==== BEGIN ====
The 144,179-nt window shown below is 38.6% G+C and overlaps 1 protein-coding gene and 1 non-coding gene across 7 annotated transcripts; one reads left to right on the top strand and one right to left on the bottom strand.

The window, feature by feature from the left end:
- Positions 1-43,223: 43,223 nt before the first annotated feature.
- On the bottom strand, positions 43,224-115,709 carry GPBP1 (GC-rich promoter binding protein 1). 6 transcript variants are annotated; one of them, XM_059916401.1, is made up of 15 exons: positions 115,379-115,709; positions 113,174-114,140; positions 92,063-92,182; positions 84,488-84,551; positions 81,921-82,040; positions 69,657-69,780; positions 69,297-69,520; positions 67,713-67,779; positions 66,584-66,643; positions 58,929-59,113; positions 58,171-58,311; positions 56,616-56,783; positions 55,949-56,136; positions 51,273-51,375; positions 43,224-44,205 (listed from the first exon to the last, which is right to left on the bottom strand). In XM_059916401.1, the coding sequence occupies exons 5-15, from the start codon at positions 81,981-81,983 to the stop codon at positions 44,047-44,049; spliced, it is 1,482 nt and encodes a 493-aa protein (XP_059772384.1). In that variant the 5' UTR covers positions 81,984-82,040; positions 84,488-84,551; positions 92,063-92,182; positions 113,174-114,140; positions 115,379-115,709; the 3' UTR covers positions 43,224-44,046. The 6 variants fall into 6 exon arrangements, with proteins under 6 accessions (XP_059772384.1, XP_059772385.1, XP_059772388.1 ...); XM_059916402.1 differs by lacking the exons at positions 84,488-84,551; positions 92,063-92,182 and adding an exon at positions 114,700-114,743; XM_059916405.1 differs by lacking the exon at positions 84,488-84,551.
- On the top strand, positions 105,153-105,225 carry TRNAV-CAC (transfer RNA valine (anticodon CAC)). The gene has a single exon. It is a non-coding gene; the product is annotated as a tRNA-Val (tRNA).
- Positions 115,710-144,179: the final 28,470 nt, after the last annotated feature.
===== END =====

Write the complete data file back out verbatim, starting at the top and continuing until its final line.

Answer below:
The 144,179-nt window shown below is 38.6% G+C and overlaps 1 protein-coding gene and 1 non-coding gene across 7 annotated transcripts; one reads left to right on the top strand and one right to left on the bottom strand.

The window, feature by feature from the left end:
- Positions 1-43,223: 43,223 nt before the first annotated feature.
- On the bottom strand, positions 43,224-115,709 carry GPBP1 (GC-rich promoter binding protein 1). 6 transcript variants are annotated; one of them, XM_059916401.1, is made up of 15 exons: positions 115,379-115,709; positions 113,174-114,140; positions 92,063-92,182; positions 84,488-84,551; positions 81,921-82,040; positions 69,657-69,780; positions 69,297-69,520; positions 67,713-67,779; positions 66,584-66,643; positions 58,929-59,113; positions 58,171-58,311; positions 56,616-56,783; positions 55,949-56,136; positions 51,273-51,375; positions 43,224-44,205 (listed from the first exon to the last, which is right to left on the bottom strand). In XM_059916401.1, the coding sequence occupies exons 5-15, from the start codon at positions 81,981-81,983 to the stop codon at positions 44,047-44,049; spliced, it is 1,482 nt and encodes a 493-aa protein (XP_059772384.1). In that variant the 5' UTR covers positions 81,984-82,040; positions 84,488-84,551; positions 92,063-92,182; positions 113,174-114,140; positions 115,379-115,709; the 3' UTR covers positions 43,224-44,046. The 6 variants fall into 6 exon arrangements, with proteins under 6 accessions (XP_059772384.1, XP_059772385.1, XP_059772388.1 ...); XM_059916402.1 differs by lacking the exons at positions 84,488-84,551; positions 92,063-92,182 and adding an exon at positions 114,700-114,743; XM_059916405.1 differs by lacking the exon at positions 84,488-84,551.
- On the top strand, positions 105,153-105,225 carry TRNAV-CAC (transfer RNA valine (anticodon CAC)). The gene has a single exon. It is a non-coding gene; the product is annotated as a tRNA-Val (tRNA).
- Positions 115,710-144,179: the final 28,470 nt, after the last annotated feature.